FIG. 1 is a side view schematically showing a structural arrangement of a soldering ball mounting apparatus in accordance with a first embodiment of the present invention. FIGS. 2A and 2B are cross-sectional views cooperatively illustrating the pickup operation of an absorber head equipped in the soldering ball mounting apparatus in accordance with the first embodiment of the present invention. FIG. 3 is a perspective view showing a flux container equipped in the soldering ball mounting apparatus in accordance with the first embodiment of the present invention. FIG. 4 is a cross-sectional view showing the flux container equipped in the soldering ball mounting apparatus in accordance with the first embodiment of the present invention. And, FIG. 5 is a block diagram showing a systematic arrangement of the soldering ball mounting apparatus in accordance with the first embodiment of the present invention.

In FIG. 1, a container 2 is a storage storing soldering balls 1, in which a plurality of soldering balls 1 are stored and accumulated into multiple layers. A base 3 supports the container 2 by means of a plurality of elastic members 4, so the container 2 is displaceable in both a vertical direction and a horizontal direction when any force is given on it. A piezoelectric oscillator 5, acting as an ultrasonic oscillator means, is installed on the bottom surface of the container 2. This piezoelectric oscillator 5 causes ultrasonic oscillation when a high-frequency voltage is applied to it. This ultrasonic oscillation is directly transmitted to the container 2 and mixes up the soldering balls 1 stored in the container 2. By varying the high-frequency voltage applied, the magnitude of the ultrasonic oscillation transmitted to the container 2 can be adjusted.

A soldering ball supply device 8 supplies soldering balls 1 through a pipe 7. The container 2 is equipped with a residual sensor 8 (described in detail later) which detects the residual amount of soldering balls 1 in the container 2. When the residual sensor 8 detects the fact that the residual amount of soldering balls 1 is less than a predetermined amount, the soldering ball supply device 8 supplies soldering balls 1 into the container 2 in response to the detecting signal obtained from the residual sensor 8. The soldering ball supply device 8 is mounted on a base 9.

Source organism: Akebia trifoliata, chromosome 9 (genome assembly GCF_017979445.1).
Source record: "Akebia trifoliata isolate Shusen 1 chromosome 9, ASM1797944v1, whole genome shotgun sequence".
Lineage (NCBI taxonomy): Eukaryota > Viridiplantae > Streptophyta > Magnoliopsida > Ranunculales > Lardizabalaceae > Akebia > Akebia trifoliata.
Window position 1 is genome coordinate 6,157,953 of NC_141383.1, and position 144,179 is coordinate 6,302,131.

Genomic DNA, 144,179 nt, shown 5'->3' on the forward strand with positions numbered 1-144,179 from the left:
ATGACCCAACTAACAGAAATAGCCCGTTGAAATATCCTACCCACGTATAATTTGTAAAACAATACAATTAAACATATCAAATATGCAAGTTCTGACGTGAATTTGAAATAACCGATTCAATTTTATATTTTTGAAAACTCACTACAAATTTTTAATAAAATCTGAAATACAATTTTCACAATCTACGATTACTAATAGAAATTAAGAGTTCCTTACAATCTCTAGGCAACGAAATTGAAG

An absorber head 10 has a lower surface with a plurality of absorber holes 11. As shown in FIG. 2, absorber holes 11 are numerous openings communicating the inside space of the absorber head 10 to the outside. Each absorber hole 11 has a size suitable for just catching a soldering ball 1 at its circular peripheral edge. These absorber holes 11 are disposed in a matrix, so that the absorber head 10 can absorb the required number of soldering balls 1 at a time. The absorber head 10 is connected to a vacuum device 14 via a support shaft 12 and a tube 13. When the vacuum device 14 is operated, each absorber hole 11 sucks or absorbs a soldering ball 1 by the aid of vacuum.

A valve 15, provided in the tube 13, opens or closes a suction passage of the vacuum device 14. A pressure sensor 16, also provided in the tube 13, detects the magnitude of a given absorbing pressure (i.e. an applied vacuum pressure). In the present invention, the absorber head 10 serves as a holder head for holding soldering balls 1.

A holder block 17 of the absorber head 10 holds the absorber head 10 through the support shaft 12. A movable block 18 has a front surface on which two guide rails 19 are disposed in the vertical direction. The holder block 17 can be raised or lowered along the guide rails 19. A nut 20 is provided on the side wall of the holder block 17. A feed screw 21 is engaged with the nut 20 so as to extend in the vertical direction.

A motor 22, fixed on the movable block 18, drives the feed screw 21. In response to the rotation of the feed screw 21, the holder block 17 and the absorber head 10 are elevated or lowered along the guide rails 19. That is, the nut 20, the feed screw 21, and the motor 22 constitute an ascend-and-descend means for raising or lowering the absorber head 10.

The movable block 18, mounted on a shift table 23, is slidable in a horizontal direction along the shift table A motor 24 is attached on one end of the shift table 23. The motor 24, when it is driven, rotates a feed screw 25 accommodated in the shift table 23. The movable block 18, engaged with the feed screw 25, causes a lateral shift movement along the shift table 23 in response to the rotation of the motor 24. In short, the shift table 23 acts as a shift means for shifting the absorber head 10.

A positioning device 28 comprises an X table 27, a Y table 28 and a substrate holder 29 stacked in this order. The substrate holder 29 mounts a clamper 30 on the upper surface thereof. The clamper 30 holds a substrate 31 in position, so that the substrate 31 is firmly fixed above the substrate holder 29. The absorber head 10, driven along the shift table 23, goes and returns between the container 2 and the positioning device 26.